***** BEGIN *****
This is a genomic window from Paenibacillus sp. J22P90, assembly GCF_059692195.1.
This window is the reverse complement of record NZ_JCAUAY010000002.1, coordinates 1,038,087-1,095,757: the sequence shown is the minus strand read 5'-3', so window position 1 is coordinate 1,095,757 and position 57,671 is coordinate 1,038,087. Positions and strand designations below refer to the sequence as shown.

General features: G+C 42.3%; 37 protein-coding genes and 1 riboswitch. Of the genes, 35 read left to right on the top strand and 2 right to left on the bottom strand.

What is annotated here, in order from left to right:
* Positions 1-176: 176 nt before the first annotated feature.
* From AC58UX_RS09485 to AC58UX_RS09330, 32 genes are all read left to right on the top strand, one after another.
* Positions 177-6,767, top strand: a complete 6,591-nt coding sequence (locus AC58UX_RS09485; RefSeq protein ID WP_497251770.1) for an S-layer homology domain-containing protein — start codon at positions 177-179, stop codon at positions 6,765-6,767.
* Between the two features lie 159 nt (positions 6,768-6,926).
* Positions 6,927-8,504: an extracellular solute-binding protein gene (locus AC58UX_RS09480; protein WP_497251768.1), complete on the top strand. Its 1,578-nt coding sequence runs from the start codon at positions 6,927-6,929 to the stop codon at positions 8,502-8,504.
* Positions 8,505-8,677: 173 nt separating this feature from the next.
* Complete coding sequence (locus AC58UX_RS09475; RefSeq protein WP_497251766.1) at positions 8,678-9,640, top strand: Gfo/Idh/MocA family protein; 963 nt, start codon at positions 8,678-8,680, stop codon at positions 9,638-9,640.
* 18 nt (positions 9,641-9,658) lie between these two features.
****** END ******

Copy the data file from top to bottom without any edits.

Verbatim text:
This is a genomic window from Paenibacillus sp. J22P90, assembly GCF_059692195.1.
This window is the reverse complement of record NZ_JCAUAY010000002.1, coordinates 1,038,087-1,095,757: the sequence shown is the minus strand read 5'-3', so window position 1 is coordinate 1,095,757 and position 57,671 is coordinate 1,038,087. Positions and strand designations below refer to the sequence as shown.

General features: G+C 42.3%; 37 protein-coding genes and 1 riboswitch. Of the genes, 35 read left to right on the top strand and 2 right to left on the bottom strand.

What is annotated here, in order from left to right:
* Positions 1-176: 176 nt before the first annotated feature.
* From AC58UX_RS09485 to AC58UX_RS09330, 32 genes are all read left to right on the top strand, one after another.
* Positions 177-6,767, top strand: a complete 6,591-nt coding sequence (locus AC58UX_RS09485; RefSeq protein ID WP_497251770.1) for an S-layer homology domain-containing protein — start codon at positions 177-179, stop codon at positions 6,765-6,767.
* Between the two features lie 159 nt (positions 6,768-6,926).
* Positions 6,927-8,504: an extracellular solute-binding protein gene (locus AC58UX_RS09480; protein WP_497251768.1), complete on the top strand. Its 1,578-nt coding sequence runs from the start codon at positions 6,927-6,929 to the stop codon at positions 8,502-8,504.
* Positions 8,505-8,677: 173 nt separating this feature from the next.
* Complete coding sequence (locus AC58UX_RS09475; RefSeq protein WP_497251766.1) at positions 8,678-9,640, top strand: Gfo/Idh/MocA family protein; 963 nt, start codon at positions 8,678-8,680, stop codon at positions 9,638-9,640.
* 18 nt (positions 9,641-9,658) lie between these two features.